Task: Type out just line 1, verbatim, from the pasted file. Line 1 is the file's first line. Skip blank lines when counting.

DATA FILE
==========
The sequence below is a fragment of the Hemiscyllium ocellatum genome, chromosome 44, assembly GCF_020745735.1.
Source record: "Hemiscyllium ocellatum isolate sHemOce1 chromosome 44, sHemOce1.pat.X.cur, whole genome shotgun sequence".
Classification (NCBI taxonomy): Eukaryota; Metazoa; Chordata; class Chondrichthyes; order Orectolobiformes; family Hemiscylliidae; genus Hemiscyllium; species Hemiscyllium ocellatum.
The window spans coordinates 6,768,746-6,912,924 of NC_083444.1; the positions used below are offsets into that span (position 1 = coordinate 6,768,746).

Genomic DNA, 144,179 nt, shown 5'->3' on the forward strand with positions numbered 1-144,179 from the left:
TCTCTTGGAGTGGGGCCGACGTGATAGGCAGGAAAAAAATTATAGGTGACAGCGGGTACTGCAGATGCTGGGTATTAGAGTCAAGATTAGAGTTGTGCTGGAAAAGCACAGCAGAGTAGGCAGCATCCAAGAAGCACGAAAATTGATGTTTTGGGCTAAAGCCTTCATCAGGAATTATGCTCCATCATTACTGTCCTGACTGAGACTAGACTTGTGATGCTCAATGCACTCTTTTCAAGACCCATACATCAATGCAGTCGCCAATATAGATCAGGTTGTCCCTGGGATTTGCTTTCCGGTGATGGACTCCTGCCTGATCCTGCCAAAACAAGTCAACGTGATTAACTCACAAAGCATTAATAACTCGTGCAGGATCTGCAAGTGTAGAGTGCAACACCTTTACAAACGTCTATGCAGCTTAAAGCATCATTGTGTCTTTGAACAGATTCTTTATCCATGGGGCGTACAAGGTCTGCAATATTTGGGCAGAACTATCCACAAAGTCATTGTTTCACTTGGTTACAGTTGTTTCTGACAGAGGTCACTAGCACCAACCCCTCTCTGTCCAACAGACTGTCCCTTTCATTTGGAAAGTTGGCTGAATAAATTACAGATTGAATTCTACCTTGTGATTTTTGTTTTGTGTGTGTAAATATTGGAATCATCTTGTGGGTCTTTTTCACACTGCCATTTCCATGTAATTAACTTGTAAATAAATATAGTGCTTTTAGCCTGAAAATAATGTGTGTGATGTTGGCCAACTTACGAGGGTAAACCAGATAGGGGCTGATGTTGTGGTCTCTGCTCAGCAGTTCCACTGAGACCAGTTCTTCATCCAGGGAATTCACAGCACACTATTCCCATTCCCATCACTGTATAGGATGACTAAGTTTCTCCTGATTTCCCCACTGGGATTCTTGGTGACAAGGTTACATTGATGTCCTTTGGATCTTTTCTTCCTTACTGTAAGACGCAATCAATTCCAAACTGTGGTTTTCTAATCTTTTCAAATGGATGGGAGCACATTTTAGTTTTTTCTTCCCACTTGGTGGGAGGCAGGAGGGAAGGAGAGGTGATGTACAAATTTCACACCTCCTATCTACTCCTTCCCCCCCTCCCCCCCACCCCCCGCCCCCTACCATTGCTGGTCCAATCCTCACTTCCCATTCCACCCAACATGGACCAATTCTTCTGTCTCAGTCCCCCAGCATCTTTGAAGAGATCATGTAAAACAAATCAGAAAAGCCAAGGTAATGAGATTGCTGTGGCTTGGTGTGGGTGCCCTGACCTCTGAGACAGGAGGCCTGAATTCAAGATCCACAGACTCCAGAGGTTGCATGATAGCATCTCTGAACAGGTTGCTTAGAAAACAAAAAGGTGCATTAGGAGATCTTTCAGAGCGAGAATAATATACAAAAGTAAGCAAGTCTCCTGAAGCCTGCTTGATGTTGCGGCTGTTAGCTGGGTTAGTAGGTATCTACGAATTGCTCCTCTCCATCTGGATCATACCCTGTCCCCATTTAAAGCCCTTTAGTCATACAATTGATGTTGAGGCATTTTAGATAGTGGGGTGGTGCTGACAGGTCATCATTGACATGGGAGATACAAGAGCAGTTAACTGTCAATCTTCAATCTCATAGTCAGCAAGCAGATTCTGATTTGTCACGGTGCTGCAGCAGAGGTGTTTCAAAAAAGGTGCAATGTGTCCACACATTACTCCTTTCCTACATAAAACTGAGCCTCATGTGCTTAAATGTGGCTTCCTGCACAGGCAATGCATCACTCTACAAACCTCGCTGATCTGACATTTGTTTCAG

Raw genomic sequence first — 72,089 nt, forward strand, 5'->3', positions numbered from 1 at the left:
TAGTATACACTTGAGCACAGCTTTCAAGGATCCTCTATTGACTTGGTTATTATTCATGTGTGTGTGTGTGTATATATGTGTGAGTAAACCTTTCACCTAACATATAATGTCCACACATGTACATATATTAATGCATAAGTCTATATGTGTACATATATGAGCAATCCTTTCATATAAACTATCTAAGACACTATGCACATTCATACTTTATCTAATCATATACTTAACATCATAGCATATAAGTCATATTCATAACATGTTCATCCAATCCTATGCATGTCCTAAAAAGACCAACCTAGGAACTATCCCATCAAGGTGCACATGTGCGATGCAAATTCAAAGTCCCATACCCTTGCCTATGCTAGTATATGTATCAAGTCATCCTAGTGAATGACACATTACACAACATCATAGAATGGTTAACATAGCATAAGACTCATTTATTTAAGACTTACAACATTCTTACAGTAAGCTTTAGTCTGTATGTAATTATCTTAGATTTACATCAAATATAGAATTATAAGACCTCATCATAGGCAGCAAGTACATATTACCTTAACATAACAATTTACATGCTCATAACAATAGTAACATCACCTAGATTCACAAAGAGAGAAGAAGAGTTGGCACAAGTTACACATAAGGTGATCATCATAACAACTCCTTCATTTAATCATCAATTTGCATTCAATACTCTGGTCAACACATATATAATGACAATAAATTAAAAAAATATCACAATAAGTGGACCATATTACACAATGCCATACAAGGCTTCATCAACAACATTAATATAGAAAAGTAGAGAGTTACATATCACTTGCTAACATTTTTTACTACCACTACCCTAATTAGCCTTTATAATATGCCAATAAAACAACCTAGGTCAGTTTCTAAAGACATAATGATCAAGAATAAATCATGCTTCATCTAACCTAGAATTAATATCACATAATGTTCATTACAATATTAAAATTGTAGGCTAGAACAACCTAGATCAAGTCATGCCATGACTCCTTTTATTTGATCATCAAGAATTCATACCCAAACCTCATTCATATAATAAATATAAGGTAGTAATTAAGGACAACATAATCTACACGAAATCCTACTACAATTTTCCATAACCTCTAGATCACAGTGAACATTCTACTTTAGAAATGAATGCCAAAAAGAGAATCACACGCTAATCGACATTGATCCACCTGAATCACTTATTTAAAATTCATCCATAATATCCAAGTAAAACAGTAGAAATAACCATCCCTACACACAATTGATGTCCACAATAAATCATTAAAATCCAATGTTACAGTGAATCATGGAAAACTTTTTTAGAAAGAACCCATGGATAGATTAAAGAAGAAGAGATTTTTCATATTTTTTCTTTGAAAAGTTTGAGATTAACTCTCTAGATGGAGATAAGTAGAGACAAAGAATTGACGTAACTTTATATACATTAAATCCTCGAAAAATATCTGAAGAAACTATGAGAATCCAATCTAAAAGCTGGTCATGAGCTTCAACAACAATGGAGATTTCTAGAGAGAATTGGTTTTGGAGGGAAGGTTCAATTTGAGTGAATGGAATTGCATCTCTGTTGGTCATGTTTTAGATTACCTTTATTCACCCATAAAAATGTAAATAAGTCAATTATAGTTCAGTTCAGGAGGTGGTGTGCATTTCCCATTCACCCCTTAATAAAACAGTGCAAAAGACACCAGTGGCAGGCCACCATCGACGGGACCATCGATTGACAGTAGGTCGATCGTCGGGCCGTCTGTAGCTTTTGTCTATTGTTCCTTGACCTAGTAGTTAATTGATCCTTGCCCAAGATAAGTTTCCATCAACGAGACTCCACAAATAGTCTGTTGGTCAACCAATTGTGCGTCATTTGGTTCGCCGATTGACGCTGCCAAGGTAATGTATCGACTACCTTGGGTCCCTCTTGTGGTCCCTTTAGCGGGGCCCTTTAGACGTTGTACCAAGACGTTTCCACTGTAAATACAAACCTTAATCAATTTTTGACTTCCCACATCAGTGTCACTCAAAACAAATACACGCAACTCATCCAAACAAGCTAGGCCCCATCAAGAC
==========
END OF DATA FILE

The sequence below is a fragment of the Hemiscyllium ocellatum genome, chromosome 44, assembly GCF_020745735.1.